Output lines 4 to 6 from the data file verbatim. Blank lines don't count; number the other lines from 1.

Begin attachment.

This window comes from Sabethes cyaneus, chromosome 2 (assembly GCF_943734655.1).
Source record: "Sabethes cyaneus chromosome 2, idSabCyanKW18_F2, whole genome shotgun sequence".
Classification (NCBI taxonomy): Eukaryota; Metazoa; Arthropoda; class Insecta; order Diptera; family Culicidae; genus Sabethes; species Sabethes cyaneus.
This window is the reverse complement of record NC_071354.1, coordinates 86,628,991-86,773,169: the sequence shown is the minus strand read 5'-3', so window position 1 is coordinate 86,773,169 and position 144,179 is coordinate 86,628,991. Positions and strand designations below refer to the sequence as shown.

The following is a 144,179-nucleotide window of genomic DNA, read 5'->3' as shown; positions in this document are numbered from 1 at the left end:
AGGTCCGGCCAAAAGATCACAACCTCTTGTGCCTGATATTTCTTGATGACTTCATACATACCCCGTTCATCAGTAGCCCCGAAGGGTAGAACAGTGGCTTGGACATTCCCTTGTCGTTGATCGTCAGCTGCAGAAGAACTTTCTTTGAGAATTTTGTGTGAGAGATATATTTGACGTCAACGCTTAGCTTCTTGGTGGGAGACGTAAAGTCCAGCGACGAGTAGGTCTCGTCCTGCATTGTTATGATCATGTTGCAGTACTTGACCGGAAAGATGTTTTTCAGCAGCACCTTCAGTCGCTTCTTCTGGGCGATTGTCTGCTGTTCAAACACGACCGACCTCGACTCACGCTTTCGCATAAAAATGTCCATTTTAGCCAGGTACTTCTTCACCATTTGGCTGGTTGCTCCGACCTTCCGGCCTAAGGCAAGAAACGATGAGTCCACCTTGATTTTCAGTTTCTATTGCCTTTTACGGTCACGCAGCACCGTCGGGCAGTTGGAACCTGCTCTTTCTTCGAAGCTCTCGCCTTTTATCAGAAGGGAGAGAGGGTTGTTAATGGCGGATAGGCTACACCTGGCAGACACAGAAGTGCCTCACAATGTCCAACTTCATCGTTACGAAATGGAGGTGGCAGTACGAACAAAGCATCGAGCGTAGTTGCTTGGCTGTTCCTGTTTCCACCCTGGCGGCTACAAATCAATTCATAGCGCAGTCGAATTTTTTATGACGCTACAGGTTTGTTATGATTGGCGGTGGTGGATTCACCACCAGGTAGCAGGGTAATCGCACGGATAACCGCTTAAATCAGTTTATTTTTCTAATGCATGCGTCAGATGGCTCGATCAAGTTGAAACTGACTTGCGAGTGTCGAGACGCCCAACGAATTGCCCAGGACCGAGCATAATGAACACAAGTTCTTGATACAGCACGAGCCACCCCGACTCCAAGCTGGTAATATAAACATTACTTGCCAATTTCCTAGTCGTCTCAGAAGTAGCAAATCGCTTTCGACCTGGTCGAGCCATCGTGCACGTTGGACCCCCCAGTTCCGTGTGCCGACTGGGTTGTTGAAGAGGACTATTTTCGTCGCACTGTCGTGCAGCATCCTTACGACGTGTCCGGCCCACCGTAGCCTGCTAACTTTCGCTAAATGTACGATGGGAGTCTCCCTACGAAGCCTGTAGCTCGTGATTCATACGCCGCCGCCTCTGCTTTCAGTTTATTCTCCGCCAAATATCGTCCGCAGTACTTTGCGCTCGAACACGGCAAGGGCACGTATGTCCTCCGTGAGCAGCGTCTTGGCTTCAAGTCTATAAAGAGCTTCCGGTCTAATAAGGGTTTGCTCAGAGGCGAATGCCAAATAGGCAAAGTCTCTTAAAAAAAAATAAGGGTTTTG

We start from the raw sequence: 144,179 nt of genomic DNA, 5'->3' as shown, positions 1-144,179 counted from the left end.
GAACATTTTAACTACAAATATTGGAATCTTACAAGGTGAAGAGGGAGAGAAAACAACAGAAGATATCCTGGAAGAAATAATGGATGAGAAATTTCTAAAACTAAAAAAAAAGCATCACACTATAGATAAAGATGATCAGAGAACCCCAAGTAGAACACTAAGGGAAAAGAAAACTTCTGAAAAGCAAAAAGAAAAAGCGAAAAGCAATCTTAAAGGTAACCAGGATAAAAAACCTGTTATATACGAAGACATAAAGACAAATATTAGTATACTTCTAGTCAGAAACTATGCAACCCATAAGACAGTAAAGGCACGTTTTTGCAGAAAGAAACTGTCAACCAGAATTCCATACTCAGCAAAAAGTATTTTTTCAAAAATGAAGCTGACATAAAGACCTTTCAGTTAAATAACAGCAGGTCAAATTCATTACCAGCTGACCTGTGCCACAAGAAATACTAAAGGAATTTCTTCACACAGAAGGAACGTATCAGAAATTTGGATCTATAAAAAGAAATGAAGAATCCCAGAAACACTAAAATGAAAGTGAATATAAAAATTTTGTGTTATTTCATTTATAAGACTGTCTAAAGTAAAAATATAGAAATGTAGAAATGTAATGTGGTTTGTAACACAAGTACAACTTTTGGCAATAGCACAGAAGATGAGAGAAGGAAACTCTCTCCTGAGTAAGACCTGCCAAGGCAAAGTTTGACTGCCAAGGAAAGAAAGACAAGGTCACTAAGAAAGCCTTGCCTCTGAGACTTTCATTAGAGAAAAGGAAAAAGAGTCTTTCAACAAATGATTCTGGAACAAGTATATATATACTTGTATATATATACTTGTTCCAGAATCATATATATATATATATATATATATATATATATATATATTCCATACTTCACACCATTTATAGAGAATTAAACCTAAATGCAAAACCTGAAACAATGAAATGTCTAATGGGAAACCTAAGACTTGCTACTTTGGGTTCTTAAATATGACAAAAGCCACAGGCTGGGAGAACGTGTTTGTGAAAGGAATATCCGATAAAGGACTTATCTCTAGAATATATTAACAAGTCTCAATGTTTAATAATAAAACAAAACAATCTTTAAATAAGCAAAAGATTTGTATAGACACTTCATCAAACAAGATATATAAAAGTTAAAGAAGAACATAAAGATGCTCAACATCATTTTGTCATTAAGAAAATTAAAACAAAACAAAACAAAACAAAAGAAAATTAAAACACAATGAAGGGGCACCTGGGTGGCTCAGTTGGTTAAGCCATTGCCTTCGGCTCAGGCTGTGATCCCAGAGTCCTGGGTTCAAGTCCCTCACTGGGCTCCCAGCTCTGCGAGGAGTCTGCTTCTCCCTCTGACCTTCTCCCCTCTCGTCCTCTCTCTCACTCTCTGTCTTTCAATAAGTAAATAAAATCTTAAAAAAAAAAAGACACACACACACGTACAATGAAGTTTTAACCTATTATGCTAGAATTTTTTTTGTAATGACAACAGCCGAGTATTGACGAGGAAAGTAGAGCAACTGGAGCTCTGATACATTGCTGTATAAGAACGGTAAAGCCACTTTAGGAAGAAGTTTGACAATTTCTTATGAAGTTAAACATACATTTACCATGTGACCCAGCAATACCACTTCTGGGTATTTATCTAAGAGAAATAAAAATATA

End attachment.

This window is the reverse complement of record NC_071354.1, coordinates 86,628,991-86,773,169: the sequence shown is the minus strand read 5'-3', so window position 1 is coordinate 86,773,169 and position 144,179 is coordinate 86,628,991. Positions and strand designations below refer to the sequence as shown.

The following is a 144,179-nucleotide window of genomic DNA, read 5'->3' as shown; positions in this document are numbered from 1 at the left end:
AGGTCCGGCCAAAAGATCACAACCTCTTGTGCCTGATATTTCTTGATGACTTCATACATACCCCGTTCATCAGTAGCCCCGAAGGGTAGAACAGTGGCTTGGACATTCCCTTGTCGTTGATCGTCAGCTGCAGAAGAACTTTCTTTGAGAATTTTGTGTGAGAGATATATTTGACGTCAACGCTTAGCTTCTTGGTGGGAGACGTAAAGTCCAGCGACGAGTAGGTCTCGTCCTGCATTGTTATGATCATGTTGCAGTACTTGACCGGAAAGATGTTTTTCAGCAGCACCTTCAGTCGCTTCTTCTGGGCGATTGTCTGCTGTTCAAACACGACCGACCTCGACTCACGCTTTCGCATAAAAATGTCCATTTTAGCCAGGTACTTCTTCACCATTTGGCTGGTTGCTCCGACCTTCCGGCCTAAGGCAAGAAACGATGAGTCCACCTTGATTTTCAGTTTCTATTGCCTTTTACGGTCACGCAGCACCGTCGGGCAGTTGGAACCTGCTCTTTCTTCGAAGCTCTCGCCTTTTATCAGAAGGGAGAGAGGGTTGTTAATGGCGGATAGGCTACACCTGGCAGACACAGAAGTGCCTCACAATGTCCAACTTCATCGTTACGAAATGGAGGTGGCAGTACGAACAAAGCATCGAGCGTAGTTGCTTGGCTGTTCCTGTTTCCACCCTGGCGGCTACAAATCAATTCATAGCGCAGTCGAATTTTTTATGACGCTACAGGTTTGTTATGATTGGCGGTGGTGGATTCACCACCAGGTAGCAGGGTAATCGCACGGATAACCGCTTAAATCAGTTTATTTTTCTAATGCATGCGTCAGATGGCTCGATCAAGTTGAAACTGACTTGCGAGTGTCGAGACGCCCAACGAATTGCCCAGGACCGAGCATAATGAACACAAGTTCTTGATACAGCACGAGCCACCCCGACTCCAAGCTGGTAATATAAACATTACTTGCCAATTTCCTAGTCGTCTCAGAAGTAGCAAATCGCTTTCGACCTGGTCGAGCCATCGTGCACGTTGGACCCCCCAGTTCCGTGTGCCGACTGGGTTGTTGAAGAGGACTATTTTCGTCGCACTGTCGTGCAGCATCCTTACGACGTGTCCGGCCCACCGTAGCCTGCTAACTTTCGCTAAATGTACGATGGGAGTCTCCCTACGAAGCCTGTAGCTCGTGATTCATACGCCGCCGCCTCTGCTTTCAGTTTATTCTCCGCCAAATATCGTCCGCAGTACTTTGCGCTCGAACACGGCAAGGGCACGTATGTCCTCCGTGAGCAGCGTCTTGGCTTCAAGTCTATAAAGAGCTTCCGGTCTAATAAGGGTTTGCTCAGAGGCGAATGCCAAATAGGCAAAGTCTCTTAAAAAAAAATAAGGGTTTTG